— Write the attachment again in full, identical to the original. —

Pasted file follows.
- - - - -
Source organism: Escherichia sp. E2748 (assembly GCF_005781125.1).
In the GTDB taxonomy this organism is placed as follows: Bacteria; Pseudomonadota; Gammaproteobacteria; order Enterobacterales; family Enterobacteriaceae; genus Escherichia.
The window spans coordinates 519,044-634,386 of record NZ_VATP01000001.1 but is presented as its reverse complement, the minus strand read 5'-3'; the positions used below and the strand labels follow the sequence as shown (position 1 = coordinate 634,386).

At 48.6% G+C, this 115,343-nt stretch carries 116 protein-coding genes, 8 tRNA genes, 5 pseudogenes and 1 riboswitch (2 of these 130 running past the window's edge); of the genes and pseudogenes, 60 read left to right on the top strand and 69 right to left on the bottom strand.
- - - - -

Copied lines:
Source organism: Escherichia sp. E2748 (assembly GCF_005781125.1).
In the GTDB taxonomy this organism is placed as follows: Bacteria; Pseudomonadota; Gammaproteobacteria; order Enterobacterales; family Enterobacteriaceae; genus Escherichia.
The window spans coordinates 519,044-634,386 of record NZ_VATP01000001.1 but is presented as its reverse complement, the minus strand read 5'-3'; the positions used below and the strand labels follow the sequence as shown (position 1 = coordinate 634,386).

At 48.6% G+C, this 115,343-nt stretch carries 116 protein-coding genes, 8 tRNA genes, 5 pseudogenes and 1 riboswitch (2 of these 130 running past the window's edge); of the genes and pseudogenes, 60 read left to right on the top strand and 69 right to left on the bottom strand.